Spaghetti alla Carbonara

Well, we’ve dumped our ISP. They came back on line on Tuesday with a really, really weak apology, something to the affect of “we’re sorry for any inconvenience the outage has caused…” What?! They went dark with no notice and there was no way to contact anyone. Their business office is about a mile from my house and there was no one in the office, the doors were locked, and no communications, even to their parent company’s home office in California. Oh, the irony of that was, their parent company, Next Phase Wireless, answered the sales extension with a human who had no information, but the technical support extension was greeted with, “all circuits are busy”!!!!

In any case I am able to post again. My blog is hosted elsewhere which is why the blog was still up, but I had no Internet access except from work and I could not do blog work there. That could be trouble.

This post has me most proud though, especially after Claudia busted my chops for the lasagna rolls. You see, I had poked her at her site about making her own pasta and then here I was using dried noodles. Methinks me a hypocrite. I got pasta attachments for my KA mixer at Christmas and have yet to use them. Until now that is. Let me tell you, it was extremely easy and the pasta was noticeably different, and by that I mean much better. The texture and the flavor were definitely superior to that of my normal 12 year-shelf-life dried pasta I buy in the super market. A huge difference! I am not just drinking the do-everything-yourself Kool-Aid here people, I mean it, it is much better. And so very easy.

It took, all total, about thirty minutes to make the dough, roll the dough, cut the spaghetti, and get it on the drying racks. Thirty minutes! It is worth it.
So what better way to inaugurate my attachments than to relieve them from their garage captivity, and make a classic dish that I have never made before; spaghetti alla carbonara? It seemed like a fairly easy dish to compose. Since I had recently purchased a nice sampler package from La Quercia which included some really nice guanciale, the traditional meat in carbonara, I figured this had to be done.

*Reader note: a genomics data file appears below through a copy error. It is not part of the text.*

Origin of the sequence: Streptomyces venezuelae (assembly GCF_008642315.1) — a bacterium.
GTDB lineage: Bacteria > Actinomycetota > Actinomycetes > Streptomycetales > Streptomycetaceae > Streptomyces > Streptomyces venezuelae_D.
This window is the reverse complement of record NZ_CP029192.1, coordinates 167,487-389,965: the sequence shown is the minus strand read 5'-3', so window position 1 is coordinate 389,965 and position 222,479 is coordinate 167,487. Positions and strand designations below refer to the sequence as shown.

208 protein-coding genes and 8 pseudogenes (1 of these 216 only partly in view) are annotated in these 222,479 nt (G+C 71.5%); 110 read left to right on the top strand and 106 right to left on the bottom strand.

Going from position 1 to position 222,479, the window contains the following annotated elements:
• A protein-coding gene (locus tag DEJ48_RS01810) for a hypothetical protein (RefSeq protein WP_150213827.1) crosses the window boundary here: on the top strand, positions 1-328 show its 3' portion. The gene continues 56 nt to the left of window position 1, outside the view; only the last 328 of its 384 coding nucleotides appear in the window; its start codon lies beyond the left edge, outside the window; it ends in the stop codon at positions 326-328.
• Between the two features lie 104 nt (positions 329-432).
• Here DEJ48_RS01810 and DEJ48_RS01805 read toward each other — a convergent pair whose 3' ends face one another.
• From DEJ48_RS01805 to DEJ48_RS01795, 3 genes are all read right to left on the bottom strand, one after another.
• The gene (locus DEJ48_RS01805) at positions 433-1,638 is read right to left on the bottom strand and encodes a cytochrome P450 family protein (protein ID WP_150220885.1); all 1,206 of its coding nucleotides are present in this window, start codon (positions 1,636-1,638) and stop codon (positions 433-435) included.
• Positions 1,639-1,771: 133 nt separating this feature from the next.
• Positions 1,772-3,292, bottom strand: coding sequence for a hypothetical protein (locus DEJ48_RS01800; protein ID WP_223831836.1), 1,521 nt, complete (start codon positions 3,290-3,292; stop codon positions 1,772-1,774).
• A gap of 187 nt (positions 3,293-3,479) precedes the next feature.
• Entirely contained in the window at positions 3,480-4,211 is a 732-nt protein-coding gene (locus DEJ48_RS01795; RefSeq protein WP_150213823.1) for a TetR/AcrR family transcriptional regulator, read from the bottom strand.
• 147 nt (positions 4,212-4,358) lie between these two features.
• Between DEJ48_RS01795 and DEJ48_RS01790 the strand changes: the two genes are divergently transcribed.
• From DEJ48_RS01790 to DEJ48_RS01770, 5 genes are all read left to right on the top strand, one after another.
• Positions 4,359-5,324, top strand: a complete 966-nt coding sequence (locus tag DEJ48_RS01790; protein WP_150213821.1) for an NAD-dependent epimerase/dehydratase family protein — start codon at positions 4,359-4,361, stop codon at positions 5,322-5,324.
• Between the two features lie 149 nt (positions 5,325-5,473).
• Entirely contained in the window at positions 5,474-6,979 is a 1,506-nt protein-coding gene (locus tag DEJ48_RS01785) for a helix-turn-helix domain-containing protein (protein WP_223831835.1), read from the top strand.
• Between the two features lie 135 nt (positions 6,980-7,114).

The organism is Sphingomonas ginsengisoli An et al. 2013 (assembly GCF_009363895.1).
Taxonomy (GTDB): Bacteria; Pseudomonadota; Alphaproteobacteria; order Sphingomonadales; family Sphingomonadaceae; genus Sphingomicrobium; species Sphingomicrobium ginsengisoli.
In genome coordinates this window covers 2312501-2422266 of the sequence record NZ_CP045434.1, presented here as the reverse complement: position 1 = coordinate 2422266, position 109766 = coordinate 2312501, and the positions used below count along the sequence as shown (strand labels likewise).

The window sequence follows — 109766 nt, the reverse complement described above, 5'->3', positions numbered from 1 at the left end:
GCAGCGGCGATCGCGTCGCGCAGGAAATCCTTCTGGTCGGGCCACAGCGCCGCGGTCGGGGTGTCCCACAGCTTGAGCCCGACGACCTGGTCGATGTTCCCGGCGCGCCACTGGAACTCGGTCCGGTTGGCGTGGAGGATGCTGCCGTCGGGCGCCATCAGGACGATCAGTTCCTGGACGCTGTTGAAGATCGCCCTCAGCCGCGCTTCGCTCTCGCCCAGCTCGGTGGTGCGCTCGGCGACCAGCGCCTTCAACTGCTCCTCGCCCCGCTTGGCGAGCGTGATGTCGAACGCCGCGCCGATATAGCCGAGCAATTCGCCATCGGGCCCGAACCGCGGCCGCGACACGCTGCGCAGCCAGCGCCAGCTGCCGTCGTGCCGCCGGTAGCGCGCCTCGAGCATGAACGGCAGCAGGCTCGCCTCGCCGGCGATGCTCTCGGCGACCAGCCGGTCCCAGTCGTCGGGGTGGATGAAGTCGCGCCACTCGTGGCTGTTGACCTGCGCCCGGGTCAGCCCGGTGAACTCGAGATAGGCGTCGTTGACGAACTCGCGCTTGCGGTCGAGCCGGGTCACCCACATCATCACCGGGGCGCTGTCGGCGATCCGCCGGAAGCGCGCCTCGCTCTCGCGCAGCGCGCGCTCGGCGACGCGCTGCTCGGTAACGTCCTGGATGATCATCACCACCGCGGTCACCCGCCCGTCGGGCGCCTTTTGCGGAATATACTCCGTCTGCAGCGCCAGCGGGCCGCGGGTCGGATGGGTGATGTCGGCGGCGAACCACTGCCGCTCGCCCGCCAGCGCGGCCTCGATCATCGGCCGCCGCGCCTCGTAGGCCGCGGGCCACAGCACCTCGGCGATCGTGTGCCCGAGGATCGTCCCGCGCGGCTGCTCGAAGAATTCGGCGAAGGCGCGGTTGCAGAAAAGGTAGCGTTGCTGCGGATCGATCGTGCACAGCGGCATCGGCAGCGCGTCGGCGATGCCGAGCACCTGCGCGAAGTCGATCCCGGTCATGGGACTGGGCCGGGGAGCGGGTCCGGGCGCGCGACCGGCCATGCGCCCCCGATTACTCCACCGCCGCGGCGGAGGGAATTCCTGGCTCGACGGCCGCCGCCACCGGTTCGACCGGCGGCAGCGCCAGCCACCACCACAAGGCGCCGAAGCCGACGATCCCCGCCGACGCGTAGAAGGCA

So, please try your hand at making pasta. If I can do it, most anyone can. I give you my interpretation of spaghetti alla carbonara con pasta fresca.

I’ve seen various spaghetti carbonara recipes. Some had parsley, some had cream, some had garlic, some had all of those. I chose to do what I read was a tradional “bacon and eggs” version.

Make the pasta:

3 large fresh eggs (the fresher the better)
2 cups unbleached flour (I’ll experiment with others like semolina another time)

To the mixing bowl, add the flour.

Attach the dough paddle and add the eggs to the bowl.

Drop the paddle and begin mixing on two.

Mix until the flour is incorporated and a dough ball has formed. You want the dough to be firm, not sticky, but not completely dry.

Remove the dough ball to a floured surface and knead into a ball.

Cut the ball into thirds.

Take one of the balls, making sure to keep the other two covered with a towel and flatten it down with the palm of your hand.

With the roller attachment set to 1, the largest opening, turn the mixer to 2 and begin feeding the dough through the roller.

When it comes out, place the dough back on the board, dust it lightly with flour, and fold into thirds, like a business letter, creating a rectangle.

Feed the dough through again. Repeat the folding process and feed again. You’ll want to fold over any jagged edges to make them uniform.

Once the dough has become soft, turn the dial down one and repeat. Repeat on each number until you get the desired thickness. I stopped at 5.

Repeat the rolling process with the other two dough balls.

Attach the spaghetti cutter and put feed the pasta strips through.

Put the spaghetti onto a floured cutting board, lightly dust, and separate. Then hang them on a rack, hanger, or set them on a towel in a bird’s nest configuration.

On to the sauce…

6 large fresh eggs
1 lb guanciale (pancetta or bacon)
1 1/2 cups pecorino cheese (Parmigiano-Reggiano will work too)
lots of pepper
salt to taste


Give the guanciale a nice dice.

Beat the eggs and add 1 cup of the cheese. Whisk in salt and a good amount to black pepper twists.

In a large skillet, render the guanciale.

Once the meat is crisp has given up it’s fat, you can pour some of it off, but I wouldn’t. Guanciale fat tastes really good in this. Remove from heat.

This is optional, but I put a large ceramic bowl into the oven on warm for combining the pasta and the eggs.

Bring a large pot of salted water to a boil. When boiling, add the pasta. Boil for 2 1/2 to 3 minutes. It’s fresh remember?

Drain pasta and keep the pasta water. You’ll need this.

In the warm bowl, add the pasta.

Temper the eggs by slowly, slowly mixing in a small ladle of the warm pasta water.

Add the eggs and cheese mixture to the pasta and quickly begin tossing. I found using two wooden spoons working from the 3 and 9 positions works really well. If the sauce is too thick, add a bit of the pasta water to thin.

Add in the meat and toss.

Add to pasta bowls and top with some of the reserved cheese.